A 1926 Bentley that competed at Le Mans, an Aston Martin DBR4 that raced in Formula One and one of the earliest ever MGBs are among the track stars announced for the Classic & Sports Car Show in association with Flywheel.
Dozens of historic racers – some more than a century old – will appear on the demonstration track over the weekend of the show, which takes place on 23-24 June at Bicester Heritage in Oxfordshire.
As well as the '26 Bentley, other pre-war cars already confirmed are the ex-Raymond Mays ERA R3A, the first 2-litre ERA, and the 1935 Rapier Eccles Special, the only car to win on the Outer, Mountain and Campbell circuits at Brooklands.
Post-war competition cars up to the Show’s cut-off date of 1976, meanwhile, include C&SC’s own Simon Taylor’s wonderful 1950 HWM-Chevrolet – popularly known as the 'Stovebolt Special' – which was campaigned by a 20-year-old Stirling Moss in his first-ever works drive.
Also due to appear are some fascinating specials, from the aero-engined Fafnir and Menasco Pirate to the Alvis/Marendaz Routledge Special.
The 1926 Bentley 3 Litre Sports works car is sure to be one of the big draws at the weekend. It competed in the 1926 edition of the 24 Hours of Le Mans, with George Duller and Frank Clement at the wheel, but was unfortunately forced to retire with a ‘valve stretch’.
It also took part in six-hour races at Brooklands in 1926 and 1927 and the George Boillot Cup in France in 1927, and will appear at the show in totally original condition, including the running gear and body.
Three cars with Grand Prix history are already confirmed for the Show. Among them is the Aston Martin DBR4/2, up for sale with – and appearing courtesy of – Bicester Heritage's own Pendine historic cars showroom. (You can watch a lovely video of it in action above.)
DBR4/2 has lived an eventful life. Designed by Aston Martin to take on the Formula One big guns, with a front-engined, rear-mounted gearbox-cum-final-drive assembly, it was one of four DBR4s built in the late '50s.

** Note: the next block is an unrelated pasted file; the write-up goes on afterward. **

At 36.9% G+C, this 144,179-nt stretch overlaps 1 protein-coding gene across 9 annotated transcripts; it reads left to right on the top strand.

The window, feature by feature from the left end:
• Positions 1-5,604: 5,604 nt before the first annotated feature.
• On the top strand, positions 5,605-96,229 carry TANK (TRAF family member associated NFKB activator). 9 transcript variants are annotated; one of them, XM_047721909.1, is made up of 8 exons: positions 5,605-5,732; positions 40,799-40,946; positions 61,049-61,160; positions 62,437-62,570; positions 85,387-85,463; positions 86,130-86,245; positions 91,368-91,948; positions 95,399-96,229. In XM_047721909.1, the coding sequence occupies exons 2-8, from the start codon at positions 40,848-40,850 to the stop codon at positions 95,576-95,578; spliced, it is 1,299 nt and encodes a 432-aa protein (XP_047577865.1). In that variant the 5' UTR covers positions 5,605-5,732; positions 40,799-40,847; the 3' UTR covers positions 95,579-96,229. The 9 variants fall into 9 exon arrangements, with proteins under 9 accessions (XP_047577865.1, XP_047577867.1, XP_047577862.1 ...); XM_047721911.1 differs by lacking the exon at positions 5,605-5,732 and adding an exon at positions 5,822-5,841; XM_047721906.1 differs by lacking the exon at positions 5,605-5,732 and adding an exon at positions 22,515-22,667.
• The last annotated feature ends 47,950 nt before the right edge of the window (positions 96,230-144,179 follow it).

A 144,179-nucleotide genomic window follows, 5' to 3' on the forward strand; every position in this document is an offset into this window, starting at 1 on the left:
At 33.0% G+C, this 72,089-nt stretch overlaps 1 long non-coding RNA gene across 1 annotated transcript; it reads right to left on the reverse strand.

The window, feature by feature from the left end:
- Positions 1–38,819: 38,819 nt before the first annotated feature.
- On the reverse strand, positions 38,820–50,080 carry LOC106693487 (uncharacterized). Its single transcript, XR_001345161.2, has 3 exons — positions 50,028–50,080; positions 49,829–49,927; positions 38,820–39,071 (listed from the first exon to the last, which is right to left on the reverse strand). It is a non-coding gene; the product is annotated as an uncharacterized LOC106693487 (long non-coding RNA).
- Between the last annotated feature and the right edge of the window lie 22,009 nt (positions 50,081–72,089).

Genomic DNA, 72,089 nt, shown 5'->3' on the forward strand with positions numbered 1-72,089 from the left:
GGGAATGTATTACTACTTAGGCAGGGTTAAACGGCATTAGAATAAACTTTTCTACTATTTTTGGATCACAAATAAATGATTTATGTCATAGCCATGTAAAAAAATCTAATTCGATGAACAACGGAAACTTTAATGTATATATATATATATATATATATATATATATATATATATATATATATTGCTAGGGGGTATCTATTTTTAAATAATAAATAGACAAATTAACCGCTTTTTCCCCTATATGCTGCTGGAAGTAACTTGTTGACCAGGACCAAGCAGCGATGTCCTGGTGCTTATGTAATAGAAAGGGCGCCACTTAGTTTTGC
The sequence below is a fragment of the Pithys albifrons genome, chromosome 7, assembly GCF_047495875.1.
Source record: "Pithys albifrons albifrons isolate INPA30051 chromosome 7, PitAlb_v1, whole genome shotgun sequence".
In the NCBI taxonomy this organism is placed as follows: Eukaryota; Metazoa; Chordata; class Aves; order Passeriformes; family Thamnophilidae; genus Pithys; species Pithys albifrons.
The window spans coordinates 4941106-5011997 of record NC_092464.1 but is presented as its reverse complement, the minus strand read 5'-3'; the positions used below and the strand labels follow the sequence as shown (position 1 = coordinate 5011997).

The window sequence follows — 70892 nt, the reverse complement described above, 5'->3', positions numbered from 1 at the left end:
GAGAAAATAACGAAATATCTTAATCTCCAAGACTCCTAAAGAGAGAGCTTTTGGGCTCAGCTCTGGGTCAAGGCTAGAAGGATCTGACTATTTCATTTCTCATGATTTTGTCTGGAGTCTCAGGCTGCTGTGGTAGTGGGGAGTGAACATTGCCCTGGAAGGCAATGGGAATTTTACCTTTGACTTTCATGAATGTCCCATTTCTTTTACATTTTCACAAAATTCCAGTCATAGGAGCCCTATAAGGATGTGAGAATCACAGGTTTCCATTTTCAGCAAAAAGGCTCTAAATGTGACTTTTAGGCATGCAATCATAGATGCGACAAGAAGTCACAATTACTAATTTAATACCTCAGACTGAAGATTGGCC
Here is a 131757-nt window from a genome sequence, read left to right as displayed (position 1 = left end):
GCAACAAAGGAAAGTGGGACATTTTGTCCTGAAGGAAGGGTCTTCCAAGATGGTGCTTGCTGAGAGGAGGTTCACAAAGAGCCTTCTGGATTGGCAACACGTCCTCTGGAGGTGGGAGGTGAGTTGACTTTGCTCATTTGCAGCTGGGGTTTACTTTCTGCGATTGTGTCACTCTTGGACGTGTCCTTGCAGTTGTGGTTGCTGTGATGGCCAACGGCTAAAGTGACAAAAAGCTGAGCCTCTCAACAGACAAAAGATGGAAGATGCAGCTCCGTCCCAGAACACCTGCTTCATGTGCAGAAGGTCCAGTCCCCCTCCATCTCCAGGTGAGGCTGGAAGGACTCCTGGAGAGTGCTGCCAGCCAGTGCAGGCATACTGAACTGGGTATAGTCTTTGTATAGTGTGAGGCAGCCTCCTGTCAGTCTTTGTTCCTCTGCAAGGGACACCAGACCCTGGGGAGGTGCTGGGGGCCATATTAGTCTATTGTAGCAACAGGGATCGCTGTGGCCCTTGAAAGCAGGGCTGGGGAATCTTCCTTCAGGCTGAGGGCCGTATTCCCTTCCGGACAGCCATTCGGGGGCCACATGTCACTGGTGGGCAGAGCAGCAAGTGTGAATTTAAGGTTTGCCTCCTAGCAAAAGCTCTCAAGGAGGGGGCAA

It was raced in period by the great Carroll Shelby, but various mechanical problems meant it never fulfilled its potential, and an eighth in Portugal and tenth at Monza (both in 1959) were its only Grand Prix finishes.
DBR4/2 was then broken up by Aston Martin, who decided instead to focus on the Sports Car World Championship. And there its story might end if not for Aston enthusiast Geoffrey Marsh, who decided to reconstruct it using parts from various other period-correct AM racers.
The project was finished in the early 1980s, and DBR4/2 has since competed in a host of historic motorsport events including the Goodwood Revival and Members' Meeting; as a nice touch, its first proper outing came at the ‘Streets of Birmingham’ race in 1984, with none other than Carroll Shelby behind the wheel.
Other Grand Prix cars at the Show include a 1922 Sunbeam Grand Prix prepared for the French GP at Strasbourg and another Aston Martin, a 1936 2-Litre Speed Model.
The latter was raced at Brooklands in the 1930s, then driven by Richard Stallebrass post-War, but he was tragically killed competing in it at the 1948 Belgian GP. It was also owned in the 1990s by Pink Floyd's Nick Mason.
Another highlight will be the Norris Special: one of the most campaigned competition cars ever, with 153 outright or class wins from more than 450 starts.
Technically a 1934 Frazer Nash, it first appeared as a TT Replica, powered by a 1½-litre, overhead-cam Gough engine. It raced at Brooklands, Donington and the Isle of Man but never enjoyed much success in the pre-war years.
Post-war, though, it was a different story. In 1946 it was bought by Frank and John Norris, who promptly fitted it with a 3571cc straight-six meant for an Alvis Speed 25 – and so a legend was born. Over the next seven decades it passed through several owners but was always raced regularly, tasting success at such evocative venues as Shelsley Walsh, Goodwood and Silverstone.
Nor does it show any signs of slowing down: current owner Julian Grimwade, who acquired the car in 2014, has won both the VSCC Historic Race Championship and the Motor Sport Brooklands Trophy in it, despite being a relative newcomer.
If all of this piques your interest, then you'll want to check out our full feature on the Norris Special in the June issue of Classic & Sports Car magazine, on sale now and available to buy here.
Simon Taylor’s 1950 HWM Stovebolt Special has a remarkable history.